With Washington state overhauling its medical marijuana law, Seattle Mayor Ed Murray says the city is planning to shutter dozens of dispensaries.
Murray on Tuesday announced plans to require a new special business license for marijuana establishments, akin to those required for taxi operators and pawn shops. Under the mayor’s plan the businesses will be required to obtain the licenses by July 2016.
Murray said he hopes the new legislation will prevent pot sales to minors and also prevent abuse of the medical marijuana products.
The Mayor estimates about half of the city’s currently unregulated marijuana establishments could be forced to close, under his new regulations.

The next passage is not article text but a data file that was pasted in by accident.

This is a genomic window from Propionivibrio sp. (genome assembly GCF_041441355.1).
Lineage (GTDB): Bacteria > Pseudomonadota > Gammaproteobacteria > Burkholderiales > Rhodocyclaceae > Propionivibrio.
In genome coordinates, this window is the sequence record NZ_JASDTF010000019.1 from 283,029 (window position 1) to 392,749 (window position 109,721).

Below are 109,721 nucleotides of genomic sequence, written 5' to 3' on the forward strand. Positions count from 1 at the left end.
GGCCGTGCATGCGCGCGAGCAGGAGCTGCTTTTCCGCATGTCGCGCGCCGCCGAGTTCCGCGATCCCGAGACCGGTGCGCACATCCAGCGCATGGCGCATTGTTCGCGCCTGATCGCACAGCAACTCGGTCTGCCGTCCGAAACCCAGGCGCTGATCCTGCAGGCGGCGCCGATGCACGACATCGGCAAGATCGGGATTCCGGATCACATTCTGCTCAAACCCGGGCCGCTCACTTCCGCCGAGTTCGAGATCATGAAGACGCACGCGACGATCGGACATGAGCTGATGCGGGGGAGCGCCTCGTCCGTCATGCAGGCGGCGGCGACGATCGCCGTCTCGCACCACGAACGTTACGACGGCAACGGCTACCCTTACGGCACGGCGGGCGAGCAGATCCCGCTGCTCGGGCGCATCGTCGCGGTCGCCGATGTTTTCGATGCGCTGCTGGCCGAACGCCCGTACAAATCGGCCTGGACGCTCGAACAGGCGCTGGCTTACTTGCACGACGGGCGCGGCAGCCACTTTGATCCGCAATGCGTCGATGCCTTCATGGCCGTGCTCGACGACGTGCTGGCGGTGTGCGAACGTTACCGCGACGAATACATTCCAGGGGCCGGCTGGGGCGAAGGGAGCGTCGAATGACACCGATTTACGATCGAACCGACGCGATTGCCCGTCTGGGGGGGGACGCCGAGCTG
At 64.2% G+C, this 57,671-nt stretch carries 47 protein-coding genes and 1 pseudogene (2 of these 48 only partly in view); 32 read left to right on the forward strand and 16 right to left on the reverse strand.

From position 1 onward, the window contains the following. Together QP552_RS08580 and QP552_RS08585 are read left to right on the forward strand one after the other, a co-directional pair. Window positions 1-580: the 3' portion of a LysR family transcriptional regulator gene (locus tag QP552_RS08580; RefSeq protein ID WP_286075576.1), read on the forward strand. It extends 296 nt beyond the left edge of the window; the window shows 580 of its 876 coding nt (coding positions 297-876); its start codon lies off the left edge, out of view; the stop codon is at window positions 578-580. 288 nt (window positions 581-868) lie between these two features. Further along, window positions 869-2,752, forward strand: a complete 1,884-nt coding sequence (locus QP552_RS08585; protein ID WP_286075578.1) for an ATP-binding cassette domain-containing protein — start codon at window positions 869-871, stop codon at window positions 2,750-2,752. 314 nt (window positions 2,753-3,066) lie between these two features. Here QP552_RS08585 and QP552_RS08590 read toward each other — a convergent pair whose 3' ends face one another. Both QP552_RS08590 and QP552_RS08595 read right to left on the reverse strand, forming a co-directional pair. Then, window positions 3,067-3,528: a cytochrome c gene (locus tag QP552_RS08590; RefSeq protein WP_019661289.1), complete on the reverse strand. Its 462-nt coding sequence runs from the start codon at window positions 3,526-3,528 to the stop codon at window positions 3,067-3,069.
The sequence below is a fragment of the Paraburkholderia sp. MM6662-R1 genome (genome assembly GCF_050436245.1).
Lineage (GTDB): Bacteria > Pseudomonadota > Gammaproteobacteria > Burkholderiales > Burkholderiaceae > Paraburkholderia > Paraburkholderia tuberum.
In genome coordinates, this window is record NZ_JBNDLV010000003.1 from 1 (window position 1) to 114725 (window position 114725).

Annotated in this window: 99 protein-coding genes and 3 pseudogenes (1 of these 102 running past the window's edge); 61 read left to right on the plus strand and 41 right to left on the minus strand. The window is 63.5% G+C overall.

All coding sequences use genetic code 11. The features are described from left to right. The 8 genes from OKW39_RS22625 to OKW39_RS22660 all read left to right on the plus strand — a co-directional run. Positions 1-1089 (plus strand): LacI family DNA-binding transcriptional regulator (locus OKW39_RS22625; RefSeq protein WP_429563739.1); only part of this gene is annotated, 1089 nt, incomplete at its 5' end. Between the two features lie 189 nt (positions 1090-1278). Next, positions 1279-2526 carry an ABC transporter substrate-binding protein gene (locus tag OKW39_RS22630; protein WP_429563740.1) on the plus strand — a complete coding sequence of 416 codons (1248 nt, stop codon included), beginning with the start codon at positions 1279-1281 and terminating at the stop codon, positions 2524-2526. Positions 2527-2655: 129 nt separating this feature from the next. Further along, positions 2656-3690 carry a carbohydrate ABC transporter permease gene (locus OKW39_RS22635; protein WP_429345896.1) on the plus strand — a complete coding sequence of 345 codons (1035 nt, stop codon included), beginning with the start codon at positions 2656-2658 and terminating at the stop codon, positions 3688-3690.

“It will preserve access for patients who need medical marijuana, while protecting the legal retailers from being undercut from unfair and unlicensed competition,” he said.
The Mayor’s proposal is an effort to bring the city in line with new state rules, recently signed into law by the governor.
Many medical marijuana patients have expressed concerns about new state regulations that crack down on unregulated dispensary sales.
Patients worry the new law, which takes effect in 2016, will mean higher prices and less variety.
But just as the state’s new medical marijuana law gives priority in licensing to dispensaries that were in operation before Jan. 1, 2013, so does Murray’s proposal. Seattle officials say that by their tally, 54 of the city’s 99 medical marijuana storefronts opened after that date or have been operating without a city business license.
Murray’s office says those businesses won’t be getting the special license and need to shut down. The rest will be allowed to remain open long enough to see if they wind up being permitted by the state.